ArchDaily, Strelka Institute, and Strelka KB have selected a long list of 50 architectural projects nominated for the joint ArchDaily & Strelka Award, which celebrates emerging architects and new ideas that transform the contemporary city. Now the readers of ArchDaily and Strelka Mag can vote for their favorite project to decide the finalists.
Latest projects in Ukraine
Latest news in Ukraine
The 2019 CANactions International Architecture Festival focused on an exploration of a notion of "Hromada" — Ukrainian name for the 'community', which is embedded into the country's historic and cultural codes and reflected in contemporary social movements and architectural forms.
Ukraine-based 33BY Architecture has designed a Babi Yar memorial and information center for the city of Kiev. The concept of the project is designed to remind people about the tragedy at Babi Yar from 1941-1943. The info center was made to be a Holocaust memorial that could be moved and reinstalled in different locations. The project aims to convey the tragedy of events and create a space for contemplation and remembrance.
In Dnipro, Ukraine, sits a unique multi-purpose pavilion rich with historical roots and design influence. Stage is a collaborative project between architects from Ukraine, Poland, Denmark and Italy, crowdsourced and crowdfunded by the citizens of Dnipro. The site for the pavilion has been centered around community involvement throughout the complex history of Dnipro, but it has laid unused for over 70 years.
April 26th saw the 32nd anniversary of the 1986 Chernobyl Nuclear Disaster, with the explosion of the Reactor 4 of the Chernobyl Nuclear Power Plant in Ukraine causing the direct deaths of 31 people, the spreading of radioactive clouds across Europe, and the effective decommissioning of 19 miles of land in all directions from the plant. Thirty-two years later, a dual reading of the landscape is formed: one of engineering extremes, and one of eeriness and desolation.
The Fallen Leaf, designed by Eric Rodrigues, has been named the first-place winner of the competition for the new Sylvan open air theatre in Cherkasy City Park, Ukraine. With a plan to demolish the old building, the new theatre is inspired by nature: it integrates into the landscape of the Cherkasy municipal park and uses only natural and locally sourced stone and wood. The form of the glue laminated timber roof is that of a falling leaf, whose organic slope helps to enhance the theatre's acoustics.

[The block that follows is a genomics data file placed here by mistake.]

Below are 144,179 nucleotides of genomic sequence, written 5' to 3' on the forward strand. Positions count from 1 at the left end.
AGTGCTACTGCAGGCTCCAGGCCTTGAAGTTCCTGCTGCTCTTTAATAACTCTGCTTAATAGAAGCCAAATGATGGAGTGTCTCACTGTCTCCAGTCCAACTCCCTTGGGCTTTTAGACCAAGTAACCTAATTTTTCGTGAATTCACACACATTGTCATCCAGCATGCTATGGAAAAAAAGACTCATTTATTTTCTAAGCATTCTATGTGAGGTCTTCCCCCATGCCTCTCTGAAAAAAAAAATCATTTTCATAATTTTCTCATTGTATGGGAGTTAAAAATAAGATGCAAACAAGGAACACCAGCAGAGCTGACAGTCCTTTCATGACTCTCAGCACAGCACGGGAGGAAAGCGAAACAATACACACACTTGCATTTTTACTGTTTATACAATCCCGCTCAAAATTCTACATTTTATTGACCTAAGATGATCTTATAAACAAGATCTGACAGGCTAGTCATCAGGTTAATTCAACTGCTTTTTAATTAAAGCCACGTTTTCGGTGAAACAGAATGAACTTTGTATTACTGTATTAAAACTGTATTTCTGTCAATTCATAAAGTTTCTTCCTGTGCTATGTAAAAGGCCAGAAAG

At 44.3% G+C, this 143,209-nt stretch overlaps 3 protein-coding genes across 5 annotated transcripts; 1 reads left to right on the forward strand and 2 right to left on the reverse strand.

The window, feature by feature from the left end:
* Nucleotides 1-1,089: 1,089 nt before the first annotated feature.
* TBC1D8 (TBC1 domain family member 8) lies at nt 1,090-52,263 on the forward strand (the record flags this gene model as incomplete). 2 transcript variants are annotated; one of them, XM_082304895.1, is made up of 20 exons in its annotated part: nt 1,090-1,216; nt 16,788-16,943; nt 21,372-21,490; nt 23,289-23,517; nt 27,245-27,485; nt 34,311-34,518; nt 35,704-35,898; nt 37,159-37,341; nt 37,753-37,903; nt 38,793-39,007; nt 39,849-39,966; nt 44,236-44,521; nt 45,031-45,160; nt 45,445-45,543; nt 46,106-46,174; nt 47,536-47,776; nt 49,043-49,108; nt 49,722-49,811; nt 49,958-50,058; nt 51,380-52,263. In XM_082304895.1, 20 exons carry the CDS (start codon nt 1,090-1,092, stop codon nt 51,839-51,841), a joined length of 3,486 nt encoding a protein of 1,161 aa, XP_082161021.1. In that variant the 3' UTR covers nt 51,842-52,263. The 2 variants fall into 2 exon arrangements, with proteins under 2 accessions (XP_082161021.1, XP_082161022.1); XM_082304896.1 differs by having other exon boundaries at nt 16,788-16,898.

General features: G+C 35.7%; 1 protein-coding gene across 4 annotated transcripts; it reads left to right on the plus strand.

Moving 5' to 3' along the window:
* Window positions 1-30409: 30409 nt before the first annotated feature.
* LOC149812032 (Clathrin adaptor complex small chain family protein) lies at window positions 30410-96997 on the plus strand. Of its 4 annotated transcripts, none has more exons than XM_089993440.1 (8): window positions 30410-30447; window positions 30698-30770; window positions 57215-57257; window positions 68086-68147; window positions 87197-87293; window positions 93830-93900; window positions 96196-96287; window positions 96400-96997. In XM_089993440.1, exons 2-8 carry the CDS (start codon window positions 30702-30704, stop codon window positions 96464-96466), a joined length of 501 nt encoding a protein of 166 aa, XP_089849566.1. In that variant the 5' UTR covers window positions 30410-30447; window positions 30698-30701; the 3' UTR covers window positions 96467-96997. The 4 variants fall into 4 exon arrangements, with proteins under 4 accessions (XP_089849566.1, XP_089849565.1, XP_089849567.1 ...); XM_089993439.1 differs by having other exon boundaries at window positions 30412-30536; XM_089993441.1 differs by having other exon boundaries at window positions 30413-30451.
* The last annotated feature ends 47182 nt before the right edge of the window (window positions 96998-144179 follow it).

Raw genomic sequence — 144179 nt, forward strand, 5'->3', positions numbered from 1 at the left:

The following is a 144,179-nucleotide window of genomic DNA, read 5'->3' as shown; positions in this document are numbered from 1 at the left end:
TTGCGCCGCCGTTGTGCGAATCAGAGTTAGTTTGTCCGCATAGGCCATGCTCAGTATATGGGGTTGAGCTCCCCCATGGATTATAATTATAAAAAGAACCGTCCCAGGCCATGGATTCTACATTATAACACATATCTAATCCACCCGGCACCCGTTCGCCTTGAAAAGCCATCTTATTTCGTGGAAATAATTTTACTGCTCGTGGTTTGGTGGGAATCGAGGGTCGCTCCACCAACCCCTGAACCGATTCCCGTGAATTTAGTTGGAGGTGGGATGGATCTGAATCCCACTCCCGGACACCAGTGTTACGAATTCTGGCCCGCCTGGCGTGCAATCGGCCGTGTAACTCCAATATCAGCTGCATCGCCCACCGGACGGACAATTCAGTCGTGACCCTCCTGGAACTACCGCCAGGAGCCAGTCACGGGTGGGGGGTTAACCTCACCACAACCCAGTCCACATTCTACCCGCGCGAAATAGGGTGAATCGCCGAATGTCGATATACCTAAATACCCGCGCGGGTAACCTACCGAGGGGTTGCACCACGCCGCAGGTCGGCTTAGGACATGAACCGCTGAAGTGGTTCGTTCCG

In a 'long view' piece for The Calvert Journal, Owen Hatherley tackles one of the most pressing cultural questions facing many former Soviet countries: should the Ukrainian capital of Kiev (or Kyiv) erase its Soviet past or learn to live with history? For a city which saw a popular revolution against "a grotesquely wealthy elite" last year, Kiev is developing a flourishing independent cultural scene. In this article Hatherley, who has taken part in the city's 2015 art biennial, expertly narrates the city's Soviet, post-Soviet and contemporary "oligarch-funded" architecture to ask: "if Soviet Ukraine can’t be wished away, what should be conserved, and what should be rejected?"
Around the globe, the post-war years were a period of optimism and extreme experimentation. On both sides of the cold war's ideological divide, this optimism found its greatest expression, architecturally speaking, in modernism - but of course, the particular circumstances of each city offered a unique spin on the modernist project. According to the curators of "Superstructure," an exhibition presented at Kiev's Visual Culture Research Center from January 28th to February 28th, the utopian architectural works of Kiev represented "an attempt to transform the city into the environment for materialization of artistic thinking – in contrast to the strict unification of city space by typical construction and residential blocks." Architects such as Edward Bilsky and Florian Yuriyev, often working in collaboration with artists such as Ada Rybachuk and Volodymyr Melnychenko attempted to create projects that were a complete synthesis of architecture and art - an approach to design that often didn't sit well with the Ukrainian authorities of the time.
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Popular categories in Ukraine
- Water Patio House / Drozdov & Partners
- House in Dniepropetrovsk / Yuriy Eroshik + Victoriya Yakusha
- A House of Niches / Ayeneh Office
- Yacht House / Robin Monotti Architects
- Shams Villa / Karand Group See all »
- Loft in Kyiv / MARTINarchitects
- Little Flat Transformation in Lviv / replus design bureau
- Fish Restaurant CATCH / YoDezeen studio
- Black is Back / 33bY Architecture
- Pivna Duma / 2B.group See all »